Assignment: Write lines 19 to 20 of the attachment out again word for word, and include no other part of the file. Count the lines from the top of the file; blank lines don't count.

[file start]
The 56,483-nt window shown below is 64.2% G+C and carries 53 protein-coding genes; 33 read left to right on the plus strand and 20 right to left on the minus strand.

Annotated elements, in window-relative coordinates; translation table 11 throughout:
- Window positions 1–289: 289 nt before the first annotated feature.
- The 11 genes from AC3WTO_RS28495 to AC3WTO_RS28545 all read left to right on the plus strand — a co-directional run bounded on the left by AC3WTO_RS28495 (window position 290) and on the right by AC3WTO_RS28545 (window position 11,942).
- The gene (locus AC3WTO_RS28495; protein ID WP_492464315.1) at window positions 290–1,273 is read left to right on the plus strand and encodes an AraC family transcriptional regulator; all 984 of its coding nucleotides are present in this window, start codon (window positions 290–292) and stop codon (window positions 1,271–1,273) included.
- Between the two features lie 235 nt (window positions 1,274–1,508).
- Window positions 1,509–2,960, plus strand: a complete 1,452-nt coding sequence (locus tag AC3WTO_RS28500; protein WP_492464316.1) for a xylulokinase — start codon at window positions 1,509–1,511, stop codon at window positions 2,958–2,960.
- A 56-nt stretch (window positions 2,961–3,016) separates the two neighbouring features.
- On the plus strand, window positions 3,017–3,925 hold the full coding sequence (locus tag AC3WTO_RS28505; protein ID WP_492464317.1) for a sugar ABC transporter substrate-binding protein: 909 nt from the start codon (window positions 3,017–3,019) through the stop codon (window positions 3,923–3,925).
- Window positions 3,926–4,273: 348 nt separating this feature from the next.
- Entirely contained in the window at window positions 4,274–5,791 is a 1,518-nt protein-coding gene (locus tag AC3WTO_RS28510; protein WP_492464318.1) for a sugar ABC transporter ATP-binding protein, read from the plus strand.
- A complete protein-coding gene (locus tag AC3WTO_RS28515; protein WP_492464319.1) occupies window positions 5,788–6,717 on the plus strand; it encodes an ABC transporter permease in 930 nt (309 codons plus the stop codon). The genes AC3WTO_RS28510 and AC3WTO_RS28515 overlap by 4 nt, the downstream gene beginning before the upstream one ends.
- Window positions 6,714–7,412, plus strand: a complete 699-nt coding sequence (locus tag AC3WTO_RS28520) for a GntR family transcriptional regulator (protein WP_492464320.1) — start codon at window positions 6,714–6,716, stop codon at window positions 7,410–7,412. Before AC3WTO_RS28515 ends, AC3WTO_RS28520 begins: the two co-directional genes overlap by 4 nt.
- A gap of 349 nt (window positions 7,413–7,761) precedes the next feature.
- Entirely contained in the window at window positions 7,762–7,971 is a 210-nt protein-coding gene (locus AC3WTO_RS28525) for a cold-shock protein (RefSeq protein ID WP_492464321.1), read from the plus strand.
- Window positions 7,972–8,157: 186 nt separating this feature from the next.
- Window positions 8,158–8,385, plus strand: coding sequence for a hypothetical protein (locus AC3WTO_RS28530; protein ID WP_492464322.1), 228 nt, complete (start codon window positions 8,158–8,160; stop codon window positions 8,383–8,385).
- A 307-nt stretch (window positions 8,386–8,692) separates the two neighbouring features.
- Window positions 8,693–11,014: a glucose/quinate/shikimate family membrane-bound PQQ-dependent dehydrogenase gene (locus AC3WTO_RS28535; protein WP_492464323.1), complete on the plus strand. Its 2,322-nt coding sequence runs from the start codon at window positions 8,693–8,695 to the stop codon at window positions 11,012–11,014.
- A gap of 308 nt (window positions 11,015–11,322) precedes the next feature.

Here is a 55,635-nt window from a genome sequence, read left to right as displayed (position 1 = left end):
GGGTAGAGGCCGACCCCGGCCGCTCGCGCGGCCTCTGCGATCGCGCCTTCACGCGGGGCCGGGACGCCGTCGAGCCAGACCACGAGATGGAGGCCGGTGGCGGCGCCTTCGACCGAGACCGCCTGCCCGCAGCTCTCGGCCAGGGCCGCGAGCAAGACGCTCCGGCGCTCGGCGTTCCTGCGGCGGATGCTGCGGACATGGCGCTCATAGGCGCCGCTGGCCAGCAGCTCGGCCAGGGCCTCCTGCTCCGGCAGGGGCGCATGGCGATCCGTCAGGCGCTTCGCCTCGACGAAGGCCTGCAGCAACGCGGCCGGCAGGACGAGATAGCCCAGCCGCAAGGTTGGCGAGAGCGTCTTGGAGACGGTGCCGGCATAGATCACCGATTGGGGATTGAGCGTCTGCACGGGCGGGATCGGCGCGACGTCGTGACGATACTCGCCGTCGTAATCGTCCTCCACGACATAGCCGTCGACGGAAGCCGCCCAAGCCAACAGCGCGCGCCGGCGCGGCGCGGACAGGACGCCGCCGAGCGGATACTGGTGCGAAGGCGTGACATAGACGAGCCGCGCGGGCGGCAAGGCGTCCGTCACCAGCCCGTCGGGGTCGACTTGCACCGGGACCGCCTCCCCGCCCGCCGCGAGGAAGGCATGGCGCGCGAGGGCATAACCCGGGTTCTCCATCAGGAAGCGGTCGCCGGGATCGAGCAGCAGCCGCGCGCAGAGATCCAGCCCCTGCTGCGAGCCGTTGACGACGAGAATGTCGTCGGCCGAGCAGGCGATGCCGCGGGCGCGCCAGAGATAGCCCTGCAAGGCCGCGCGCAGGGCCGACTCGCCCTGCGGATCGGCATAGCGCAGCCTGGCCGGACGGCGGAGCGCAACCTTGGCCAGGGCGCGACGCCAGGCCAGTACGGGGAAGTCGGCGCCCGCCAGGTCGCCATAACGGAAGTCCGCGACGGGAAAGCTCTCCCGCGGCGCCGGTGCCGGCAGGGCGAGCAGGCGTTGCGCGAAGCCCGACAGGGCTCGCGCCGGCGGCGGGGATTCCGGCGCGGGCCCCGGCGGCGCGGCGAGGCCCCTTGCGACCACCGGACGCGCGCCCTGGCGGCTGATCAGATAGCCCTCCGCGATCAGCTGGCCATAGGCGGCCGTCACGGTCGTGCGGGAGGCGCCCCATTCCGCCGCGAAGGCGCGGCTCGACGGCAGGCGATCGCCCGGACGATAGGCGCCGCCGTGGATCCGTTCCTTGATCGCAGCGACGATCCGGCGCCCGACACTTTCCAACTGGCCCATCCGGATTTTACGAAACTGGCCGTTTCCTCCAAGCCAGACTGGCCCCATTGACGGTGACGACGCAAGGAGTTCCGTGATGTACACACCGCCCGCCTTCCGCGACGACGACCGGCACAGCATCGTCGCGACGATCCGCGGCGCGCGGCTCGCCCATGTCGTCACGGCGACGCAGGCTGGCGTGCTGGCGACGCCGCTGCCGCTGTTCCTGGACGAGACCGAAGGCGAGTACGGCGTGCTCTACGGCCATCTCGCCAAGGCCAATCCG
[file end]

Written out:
- Window positions 8,693–11,014: a glucose/quinate/shikimate family membrane-bound PQQ-dependent dehydrogenase gene (locus AC3WTO_RS28535; protein WP_492464323.1), complete on the plus strand. Its 2,322-nt coding sequence runs from the start codon at window positions 8,693–8,695 to the stop codon at window positions 11,012–11,014.
- A gap of 308 nt (window positions 11,015–11,322) precedes the next feature.